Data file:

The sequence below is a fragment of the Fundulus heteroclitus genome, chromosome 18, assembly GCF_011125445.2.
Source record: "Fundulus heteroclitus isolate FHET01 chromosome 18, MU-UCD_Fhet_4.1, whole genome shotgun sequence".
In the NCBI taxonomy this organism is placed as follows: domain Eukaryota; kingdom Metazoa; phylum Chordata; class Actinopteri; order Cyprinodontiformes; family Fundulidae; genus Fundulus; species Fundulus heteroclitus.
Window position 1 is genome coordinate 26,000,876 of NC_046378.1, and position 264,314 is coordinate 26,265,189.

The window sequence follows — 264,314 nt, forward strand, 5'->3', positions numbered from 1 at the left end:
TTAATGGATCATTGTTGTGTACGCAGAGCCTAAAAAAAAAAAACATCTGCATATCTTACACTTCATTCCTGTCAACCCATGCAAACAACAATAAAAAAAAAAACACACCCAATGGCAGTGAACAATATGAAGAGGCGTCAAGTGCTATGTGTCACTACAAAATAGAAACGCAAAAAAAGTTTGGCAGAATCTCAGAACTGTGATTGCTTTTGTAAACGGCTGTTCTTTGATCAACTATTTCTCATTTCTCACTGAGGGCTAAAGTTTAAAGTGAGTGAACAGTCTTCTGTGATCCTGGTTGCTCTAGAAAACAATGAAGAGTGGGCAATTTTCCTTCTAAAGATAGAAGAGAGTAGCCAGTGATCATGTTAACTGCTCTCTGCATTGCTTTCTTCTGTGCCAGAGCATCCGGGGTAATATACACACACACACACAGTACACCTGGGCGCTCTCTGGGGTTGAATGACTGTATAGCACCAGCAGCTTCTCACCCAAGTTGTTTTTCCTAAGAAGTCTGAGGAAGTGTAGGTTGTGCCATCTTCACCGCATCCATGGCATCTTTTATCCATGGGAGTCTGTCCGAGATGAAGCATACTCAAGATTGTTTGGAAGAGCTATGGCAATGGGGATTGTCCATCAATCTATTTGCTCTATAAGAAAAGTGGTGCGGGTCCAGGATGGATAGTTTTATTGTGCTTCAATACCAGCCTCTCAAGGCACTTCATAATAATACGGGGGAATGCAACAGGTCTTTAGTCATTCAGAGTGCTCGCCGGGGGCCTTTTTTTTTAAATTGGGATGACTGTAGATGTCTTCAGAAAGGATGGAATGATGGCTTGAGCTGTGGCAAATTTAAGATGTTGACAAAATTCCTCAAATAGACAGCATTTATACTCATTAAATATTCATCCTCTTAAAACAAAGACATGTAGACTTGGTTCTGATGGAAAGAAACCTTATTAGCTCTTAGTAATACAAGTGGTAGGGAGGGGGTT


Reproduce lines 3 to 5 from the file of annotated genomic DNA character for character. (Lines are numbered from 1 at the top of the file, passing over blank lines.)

In the NCBI taxonomy this organism is placed as follows: domain Eukaryota; kingdom Metazoa; phylum Chordata; class Actinopteri; order Cyprinodontiformes; family Fundulidae; genus Fundulus; species Fundulus heteroclitus.
Window position 1 is genome coordinate 26,000,876 of NC_046378.1, and position 264,314 is coordinate 26,265,189.

The window sequence follows — 264,314 nt, forward strand, 5'->3', positions numbered from 1 at the left end: